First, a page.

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Most Recent Comments

24-05-2017, 13:14:44

NeverBackDown
Or they could you know not increase graphics and instead focus on frame rate. And offloading the physics pipeline to the GPU since it's faster at doing it anyway.Quote

24-05-2017, 13:18:49

tgrech
"Using the same logic and looking at the specifications of Xbox's Project Scorpio, we can also see that the Scorpio will also not have enough power to run Destiny at 60FPS. Microsoft's new console will use a similar AMD Jaguar CPU to the PS4 Pro that runs at identical clock speeds, leaving the CPU once again as a limiting factor for the game. "

This isn't strictly true, it no longer really makes sense to do clock for clock comparisons between "clean" Jaguar and "Evolved" Jaguar. Besides Scorpios clocks being around 10% higher than the PS4's, the Scorpios cores also have to do considerably less work. There's far more baked in logic for unloading things like audio processing, overlays, and now GPU command processing (Often a significant bottleneck and resource hog for the CPU). Meanwhile the lower memory latencies, increased memory bandwidth, and increased memory size should all deliver notably improvements to the efficiency of the CPU. And while it'd require more work from devs, improved support for UMA and HSA means offloading floating point heavy calculations(Like physics calculations) to the GPU would now be a far more efficient and practical process.

Still for competitive/gameplay reasons I'd be surprised if devs allowed Destiny to hit 60fps on Scorpio even if doing so was trivial.Quote

24-05-2017, 13:24:50

NeverBackDown
You have to prove him wrong with factually correct information instead of just saying he is with an explanationQuote

24-05-2017, 15:52:16

SPS
Quote:
Originally Posted by tgrech View Post
"And while it'd require more work from devs, improved support for UMA and HSA means offloading floating point heavy calculations(Like physics calculations) to the GPU would now be a far more efficient and practical process.
Faster hardware doesn't make offloading physics to the GPU necessarily any easier. Some fundamental parts of physics don't lend themselves well to massively parallel architectures. Some parts of a physics engine even struggle with multithreading on the CPU, let alone GPU.Quote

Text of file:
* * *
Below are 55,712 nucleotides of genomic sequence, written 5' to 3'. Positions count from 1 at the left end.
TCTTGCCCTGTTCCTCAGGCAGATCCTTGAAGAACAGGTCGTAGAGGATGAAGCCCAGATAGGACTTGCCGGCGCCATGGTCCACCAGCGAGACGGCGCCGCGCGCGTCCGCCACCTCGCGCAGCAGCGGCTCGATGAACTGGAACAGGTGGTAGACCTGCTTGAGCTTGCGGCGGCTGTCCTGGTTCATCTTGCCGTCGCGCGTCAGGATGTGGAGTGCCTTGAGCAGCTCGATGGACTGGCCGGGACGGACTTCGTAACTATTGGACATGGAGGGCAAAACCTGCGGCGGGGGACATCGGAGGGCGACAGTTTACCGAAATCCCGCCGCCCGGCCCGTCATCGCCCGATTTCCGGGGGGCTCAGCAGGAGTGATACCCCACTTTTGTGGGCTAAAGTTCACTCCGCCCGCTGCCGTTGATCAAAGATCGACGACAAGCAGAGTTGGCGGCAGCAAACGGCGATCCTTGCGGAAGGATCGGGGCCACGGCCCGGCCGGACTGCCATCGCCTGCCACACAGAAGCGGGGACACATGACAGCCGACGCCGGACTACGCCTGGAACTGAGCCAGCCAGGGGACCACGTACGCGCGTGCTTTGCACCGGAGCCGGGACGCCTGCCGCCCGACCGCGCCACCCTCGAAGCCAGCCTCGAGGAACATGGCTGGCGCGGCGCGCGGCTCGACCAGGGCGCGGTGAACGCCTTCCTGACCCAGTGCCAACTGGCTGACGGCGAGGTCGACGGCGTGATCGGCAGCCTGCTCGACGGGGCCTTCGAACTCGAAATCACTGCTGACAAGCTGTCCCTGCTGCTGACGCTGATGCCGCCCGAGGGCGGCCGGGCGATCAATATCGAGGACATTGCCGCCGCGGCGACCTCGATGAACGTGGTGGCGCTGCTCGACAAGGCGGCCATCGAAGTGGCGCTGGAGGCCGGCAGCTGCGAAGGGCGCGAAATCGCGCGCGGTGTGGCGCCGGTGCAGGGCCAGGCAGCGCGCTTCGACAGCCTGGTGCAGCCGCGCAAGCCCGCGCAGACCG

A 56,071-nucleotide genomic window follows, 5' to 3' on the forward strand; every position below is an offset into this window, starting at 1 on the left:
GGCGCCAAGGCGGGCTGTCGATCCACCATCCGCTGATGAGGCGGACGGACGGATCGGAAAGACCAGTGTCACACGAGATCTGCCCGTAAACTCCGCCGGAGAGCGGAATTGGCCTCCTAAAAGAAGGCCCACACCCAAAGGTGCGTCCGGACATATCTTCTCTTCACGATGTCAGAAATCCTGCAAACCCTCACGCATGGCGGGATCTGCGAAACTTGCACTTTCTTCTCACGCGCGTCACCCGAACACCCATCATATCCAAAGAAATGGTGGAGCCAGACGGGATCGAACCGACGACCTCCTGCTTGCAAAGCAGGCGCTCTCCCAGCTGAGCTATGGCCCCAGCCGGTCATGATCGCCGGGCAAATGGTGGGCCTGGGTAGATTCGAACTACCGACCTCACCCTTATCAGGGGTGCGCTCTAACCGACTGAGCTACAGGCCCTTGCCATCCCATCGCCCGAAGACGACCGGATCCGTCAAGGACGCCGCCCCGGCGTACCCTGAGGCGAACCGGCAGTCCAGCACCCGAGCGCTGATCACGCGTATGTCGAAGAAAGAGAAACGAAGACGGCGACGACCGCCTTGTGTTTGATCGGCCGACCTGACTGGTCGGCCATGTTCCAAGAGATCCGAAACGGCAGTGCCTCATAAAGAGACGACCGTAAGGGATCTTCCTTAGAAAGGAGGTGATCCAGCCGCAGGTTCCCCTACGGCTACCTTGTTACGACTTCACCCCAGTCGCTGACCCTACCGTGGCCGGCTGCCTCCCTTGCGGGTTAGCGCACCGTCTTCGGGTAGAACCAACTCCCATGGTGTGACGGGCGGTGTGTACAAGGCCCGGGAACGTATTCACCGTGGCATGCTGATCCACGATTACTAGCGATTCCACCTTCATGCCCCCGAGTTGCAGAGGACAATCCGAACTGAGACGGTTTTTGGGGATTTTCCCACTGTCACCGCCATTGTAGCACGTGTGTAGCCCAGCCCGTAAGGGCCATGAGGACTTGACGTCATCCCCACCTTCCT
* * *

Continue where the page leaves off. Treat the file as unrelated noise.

24-05-2017, 16:28:45

tgrech
I never said he was wrong(In fact I kinda agreed with him), just pointed out there are holes in his logic, and gave a detailed explanation of why given what we know so far of the hardware difference between "traditional Jaguar" and "Evolved Jaguar". What did I say that wasn't factual? I often see gamer "Techies"

Quote:
Faster hardware doesn't make offloading physics to the GPU necessarily any easier. Some fundamental parts of physics don't lend themselves well to massively parallel architectures. Some parts of a physics engine even struggle with multithreading on the CPU, let alone GPU.
At no point did I imply faster hardware alone made it any easier. However technologies specifically designed to improve memory cohesion and simplify the creation of software that takes full advantage of the heterogeneous of the APU will. Some parts (Mostly relating to control and flow) of almost every problem are better ran on the CPU, and any interactive physics will inherently require these forms of operations. However anything involving masses of geometry can be treated as an explicitly parallel floating point model, and these lends themselves well to SIMD FP processors. So basically, yeah you're right- The fact that interactive physics operations requires a mix of both of these types of calculations means it's very hard and sometimes(Previously) impossible to do an efficient implementation(Of interactive physics) purely on the GPU, but that's also why these technologies designed to make use of multiple types of core for a single problem with minimal data juggling are inherently beneficial to it.Quote